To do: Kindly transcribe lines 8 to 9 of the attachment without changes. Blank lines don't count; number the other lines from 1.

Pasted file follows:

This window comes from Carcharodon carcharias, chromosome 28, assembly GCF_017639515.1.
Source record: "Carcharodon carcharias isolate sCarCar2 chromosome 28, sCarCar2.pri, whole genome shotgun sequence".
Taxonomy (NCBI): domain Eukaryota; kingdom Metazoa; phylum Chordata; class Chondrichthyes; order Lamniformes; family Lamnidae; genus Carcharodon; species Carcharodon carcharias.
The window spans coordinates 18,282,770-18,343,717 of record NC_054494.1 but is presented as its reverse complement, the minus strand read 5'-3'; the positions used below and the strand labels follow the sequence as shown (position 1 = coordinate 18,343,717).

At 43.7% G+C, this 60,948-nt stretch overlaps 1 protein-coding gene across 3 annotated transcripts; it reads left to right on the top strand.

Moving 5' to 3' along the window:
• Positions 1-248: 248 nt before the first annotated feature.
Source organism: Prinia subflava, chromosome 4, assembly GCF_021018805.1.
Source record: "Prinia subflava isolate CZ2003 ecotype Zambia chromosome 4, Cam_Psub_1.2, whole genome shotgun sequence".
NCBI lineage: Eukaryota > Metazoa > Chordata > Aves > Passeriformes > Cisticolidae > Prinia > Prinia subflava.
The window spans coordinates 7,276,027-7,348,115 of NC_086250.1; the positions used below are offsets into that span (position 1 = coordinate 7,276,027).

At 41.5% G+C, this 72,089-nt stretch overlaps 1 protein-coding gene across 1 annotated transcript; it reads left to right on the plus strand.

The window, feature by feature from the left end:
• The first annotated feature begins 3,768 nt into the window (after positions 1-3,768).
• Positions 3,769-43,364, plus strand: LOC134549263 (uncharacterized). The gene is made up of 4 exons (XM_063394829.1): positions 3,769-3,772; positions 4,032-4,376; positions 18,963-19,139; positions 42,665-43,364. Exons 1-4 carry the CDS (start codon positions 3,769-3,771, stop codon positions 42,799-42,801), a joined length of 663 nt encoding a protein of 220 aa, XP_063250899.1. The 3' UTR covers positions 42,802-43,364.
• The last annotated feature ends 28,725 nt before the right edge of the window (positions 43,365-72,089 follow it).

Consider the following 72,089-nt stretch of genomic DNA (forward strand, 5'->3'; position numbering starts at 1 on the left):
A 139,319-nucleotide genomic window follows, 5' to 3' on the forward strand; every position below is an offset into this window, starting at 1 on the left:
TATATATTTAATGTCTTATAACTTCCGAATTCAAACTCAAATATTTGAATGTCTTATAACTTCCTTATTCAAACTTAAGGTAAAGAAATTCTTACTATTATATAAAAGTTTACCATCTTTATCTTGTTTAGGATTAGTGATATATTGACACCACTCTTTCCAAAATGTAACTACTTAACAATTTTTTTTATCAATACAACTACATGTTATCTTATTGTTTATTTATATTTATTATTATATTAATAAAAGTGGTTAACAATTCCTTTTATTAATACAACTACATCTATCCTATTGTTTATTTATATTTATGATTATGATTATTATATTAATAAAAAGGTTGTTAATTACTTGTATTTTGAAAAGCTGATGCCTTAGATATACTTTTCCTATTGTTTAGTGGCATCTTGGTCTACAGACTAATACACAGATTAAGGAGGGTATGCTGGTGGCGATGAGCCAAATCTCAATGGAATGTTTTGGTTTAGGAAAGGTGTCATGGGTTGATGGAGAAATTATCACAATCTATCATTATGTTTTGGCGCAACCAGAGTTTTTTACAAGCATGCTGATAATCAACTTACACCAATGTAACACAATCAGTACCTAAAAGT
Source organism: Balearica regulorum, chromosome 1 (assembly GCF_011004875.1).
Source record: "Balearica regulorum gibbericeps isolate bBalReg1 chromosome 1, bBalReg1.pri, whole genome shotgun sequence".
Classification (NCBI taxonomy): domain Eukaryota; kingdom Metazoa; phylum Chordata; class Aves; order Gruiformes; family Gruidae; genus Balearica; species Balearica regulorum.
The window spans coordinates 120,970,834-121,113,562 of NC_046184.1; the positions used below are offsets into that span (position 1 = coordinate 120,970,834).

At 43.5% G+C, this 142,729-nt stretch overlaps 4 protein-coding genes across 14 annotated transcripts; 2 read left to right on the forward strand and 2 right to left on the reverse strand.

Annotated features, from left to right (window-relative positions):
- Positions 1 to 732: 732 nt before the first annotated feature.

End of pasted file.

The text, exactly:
Source organism: Prinia subflava, chromosome 4, assembly GCF_021018805.1.
Source record: "Prinia subflava isolate CZ2003 ecotype Zambia chromosome 4, Cam_Psub_1.2, whole genome shotgun sequence".